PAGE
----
House designed to withstand increasingly destructive weather
FORT ERIE, ON, January 2, 2009 – As climate change brings about increasingly destructive weather patterns, we need to adopt safer living standards for our homes. And that’s exactly what the innovative Designed…for safer living program is all about. Recently, the program celebrated the completion of Canada’s third safer living home, designed to withstand extreme winds and severe winter weather, in Fort Erie, Ontario.
Designed…for safer living is a partnership between the Institute for Catastrophic Loss Reduction (ICLR) and The Co-operators. The Co-operators funded the construction of the home to standards beyond what is called for in current building codes, which involved special building material and methods, from the foundation to the roof.
“The insurance industry sees first-hand the devastation that increasingly frequent natural disasters are causing. In financial terms, the cost of damage from natural disasters has doubled every five to seven years since the 1960s. In human terms, more and more families are suffering unnecessary losses,” says Kathy Bardswick, president and CEO of The Co-operators and chairperson of the ICLR. “We feel a responsibility to respond to the realities of today’s weather by promoting safer living standards in Canada. We hope this encourages all stakeholders to embrace safer standards.”
The house on the shore of Lake Erie, which was insured by The Co-operators, was destroyed by fire. It was rebuilt from the ground up, designed to withstand the most hazardous weather conditions in the area: extreme winter weather, high winds and rain storms.
Special construction features include:
- steel hurricane clips and strapping to secure the trusses to the framing, and braced gable ends to withstand high winds;
- reinforced rebar in the foundation;
- wider foundation footings;
- triple-glazed windows and doors;
- laminate shingles installed with additional nails;
- ice and water shield over the entire roof;
- spray foam insulation; and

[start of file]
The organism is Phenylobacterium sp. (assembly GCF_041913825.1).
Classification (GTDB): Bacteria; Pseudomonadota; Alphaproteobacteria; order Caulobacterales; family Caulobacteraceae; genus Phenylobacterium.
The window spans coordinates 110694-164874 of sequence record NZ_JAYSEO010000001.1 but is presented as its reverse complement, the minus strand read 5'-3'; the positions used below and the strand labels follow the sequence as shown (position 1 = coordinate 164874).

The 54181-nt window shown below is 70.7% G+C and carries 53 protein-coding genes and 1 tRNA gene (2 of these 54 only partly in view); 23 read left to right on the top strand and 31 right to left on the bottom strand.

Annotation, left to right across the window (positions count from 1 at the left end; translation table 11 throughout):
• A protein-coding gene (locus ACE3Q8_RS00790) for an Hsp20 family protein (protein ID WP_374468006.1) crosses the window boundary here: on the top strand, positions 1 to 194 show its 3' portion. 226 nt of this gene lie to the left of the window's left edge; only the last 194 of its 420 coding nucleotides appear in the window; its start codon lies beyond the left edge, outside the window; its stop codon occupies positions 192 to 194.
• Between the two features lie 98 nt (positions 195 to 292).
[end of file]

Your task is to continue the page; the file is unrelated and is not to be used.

- 5/8-inch fire-rated drywall.
“Canadians have a tradition of building strong homes, yet we have the knowledge to build homes that are even more resilient to extreme weather events, which are increasing in frequency and severity,” says ICLR executive director Paul Kovacs. “We need to harness that knowledge to build safer homes for future generations of Canadians. This home — and the other two before it — stand as models as we work to build more resilient homes and communities right across the country.”
The two other safer living homes that have been built since the program was launched in 2006 are in West Point, Prince Edward Island, and Sudbury, Ontario. In the months and years to come, additional safer living homes will be built in regions of Canada. They will be designed to be resilient to the local weather perils in their area, which may include earthquakes, prairie wildfires, tornadoes, and hail storms.
About the Institute for Catastrophic Loss Reduction:
Established in 1998 by Canada’s property and casualty insurers, ICLR is an independent, not-for-profit research institute based in Toronto and at the University of Western Ontario in London, Ontario. ICLR is a centre of excellence for disaster loss prevention research and education. ICLR’s research staff is internationally recognized for pioneering work in a number of fields, including wind and seismic engineering, atmospheric sciences, water resources engineering, and economics. Multi-disciplined research is a foundation for ICLR’s work to build communities more resilient to disasters. Ongoing ICLR funding is provided by the insurance community, The University of Western Ontario, and a number of other partners.
About The Co-operators:
Based in Guelph, Ontario, Co-operators General Insurance Company is the leading Canadian-owned multi-product insurance company. The company is part of The Co-operators, a national group of companies owned by a group of Canadian co-operatives and like-minded organizations, that offers insurance and investment products. www.cooperators.ca.